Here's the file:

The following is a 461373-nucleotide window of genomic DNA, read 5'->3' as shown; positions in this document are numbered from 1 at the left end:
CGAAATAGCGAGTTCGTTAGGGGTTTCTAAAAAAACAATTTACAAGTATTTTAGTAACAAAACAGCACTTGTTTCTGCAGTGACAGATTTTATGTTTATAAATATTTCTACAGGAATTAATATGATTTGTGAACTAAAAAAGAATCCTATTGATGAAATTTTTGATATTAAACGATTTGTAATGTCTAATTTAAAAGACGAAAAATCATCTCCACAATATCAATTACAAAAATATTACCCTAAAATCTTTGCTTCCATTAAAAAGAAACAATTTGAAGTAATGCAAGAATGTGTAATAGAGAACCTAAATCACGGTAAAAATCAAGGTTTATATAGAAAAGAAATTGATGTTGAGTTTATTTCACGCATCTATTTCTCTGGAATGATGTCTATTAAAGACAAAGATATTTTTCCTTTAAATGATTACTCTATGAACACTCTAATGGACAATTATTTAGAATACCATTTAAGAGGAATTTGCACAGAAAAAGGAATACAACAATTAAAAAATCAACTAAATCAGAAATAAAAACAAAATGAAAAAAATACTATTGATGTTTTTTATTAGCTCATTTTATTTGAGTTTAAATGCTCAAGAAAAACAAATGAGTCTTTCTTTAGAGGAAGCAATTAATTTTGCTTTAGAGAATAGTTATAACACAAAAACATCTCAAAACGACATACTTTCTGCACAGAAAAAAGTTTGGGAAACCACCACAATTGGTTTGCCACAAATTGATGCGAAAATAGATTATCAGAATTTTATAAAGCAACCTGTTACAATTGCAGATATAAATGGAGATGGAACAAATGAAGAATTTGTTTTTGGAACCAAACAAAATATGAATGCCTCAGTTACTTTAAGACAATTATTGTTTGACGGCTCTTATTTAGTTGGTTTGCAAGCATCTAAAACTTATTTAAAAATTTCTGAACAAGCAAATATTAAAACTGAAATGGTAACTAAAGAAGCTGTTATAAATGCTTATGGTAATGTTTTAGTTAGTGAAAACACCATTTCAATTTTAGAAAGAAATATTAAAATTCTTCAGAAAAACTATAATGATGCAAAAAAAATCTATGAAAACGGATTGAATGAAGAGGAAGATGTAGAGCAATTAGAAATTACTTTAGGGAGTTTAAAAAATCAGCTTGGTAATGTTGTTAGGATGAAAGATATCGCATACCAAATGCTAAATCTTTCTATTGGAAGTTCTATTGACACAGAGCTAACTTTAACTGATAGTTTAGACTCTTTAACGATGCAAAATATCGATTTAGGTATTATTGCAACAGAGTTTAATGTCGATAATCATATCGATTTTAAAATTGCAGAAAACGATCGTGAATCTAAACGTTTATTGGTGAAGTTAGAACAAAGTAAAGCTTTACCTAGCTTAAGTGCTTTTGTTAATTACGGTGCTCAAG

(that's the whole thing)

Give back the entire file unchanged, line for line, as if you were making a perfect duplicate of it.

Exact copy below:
The following is a 461373-nucleotide window of genomic DNA, read 5'->3' as shown; positions in this document are numbered from 1 at the left end:
CGAAATAGCGAGTTCGTTAGGGGTTTCTAAAAAAACAATTTACAAGTATTTTAGTAACAAAACAGCACTTGTTTCTGCAGTGACAGATTTTATGTTTATAAATATTTCTACAGGAATTAATATGATTTGTGAACTAAAAAAGAATCCTATTGATGAAATTTTTGATATTAAACGATTTGTAATGTCTAATTTAAAAGACGAAAAATCATCTCCACAATATCAATTACAAAAATATTACCCTAAAATCTTTGCTTCCATTAAAAAGAAACAATTTGAAGTAATGCAAGAATGTGTAATAGAGAACCTAAATCACGGTAAAAATCAAGGTTTATATAGAAAAGAAATTGATGTTGAGTTTATTTCACGCATCTATTTCTCTGGAATGATGTCTATTAAAGACAAAGATATTTTTCCTTTAAATGATTACTCTATGAACACTCTAATGGACAATTATTTAGAATACCATTTAAGAGGAATTTGCACAGAAAAAGGAATACAACAATTAAAAAATCAACTAAATCAGAAATAAAAACAAAATGAAAAAAATACTATTGATGTTTTTTATTAGCTCATTTTATTTGAGTTTAAATGCTCAAGAAAAACAAATGAGTCTTTCTTTAGAGGAAGCAATTAATTTTGCTTTAGAGAATAGTTATAACACAAAAACATCTCAAAACGACATACTTTCTGCACAGAAAAAAGTTTGGGAAACCACCACAATTGGTTTGCCACAAATTGATGCGAAAATAGATTATCAGAATTTTATAAAGCAACCTGTTACAATTGCAGATATAAATGGAGATGGAACAAATGAAGAATTTGTTTTTGGAACCAAACAAAATATGAATGCCTCAGTTACTTTAAGACAATTATTGTTTGACGGCTCTTATTTAGTTGGTTTGCAAGCATCTAAAACTTATTTAAAAATTTCTGAACAAGCAAATATTAAAACTGAAATGGTAACTAAAGAAGCTGTTATAAATGCTTATGGTAATGTTTTAGTTAGTGAAAACACCATTTCAATTTTAGAAAGAAATATTAAAATTCTTCAGAAAAACTATAATGATGCAAAAAAAATCTATGAAAACGGATTGAATGAAGAGGAAGATGTAGAGCAATTAGAAATTACTTTAGGGAGTTTAAAAAATCAGCTTGGTAATGTTGTTAGGATGAAAGATATCGCATACCAAATGCTAAATCTTTCTATTGGAAGTTCTATTGACACAGAGCTAACTTTAACTGATAGTTTAGACTCTTTAACGATGCAAAATATCGATTTAGGTATTATTGCAACAGAGTTTAATGTCGATAATCATATCGATTTTAAAATTGCAGAAAACGATCGTGAATCTAAACGTTTATTGGTGAAGTTAGAACAAAGTAAAGCTTTACCTAGCTTAAGTGCTTTTGTTAATTACGGTGCTCAAG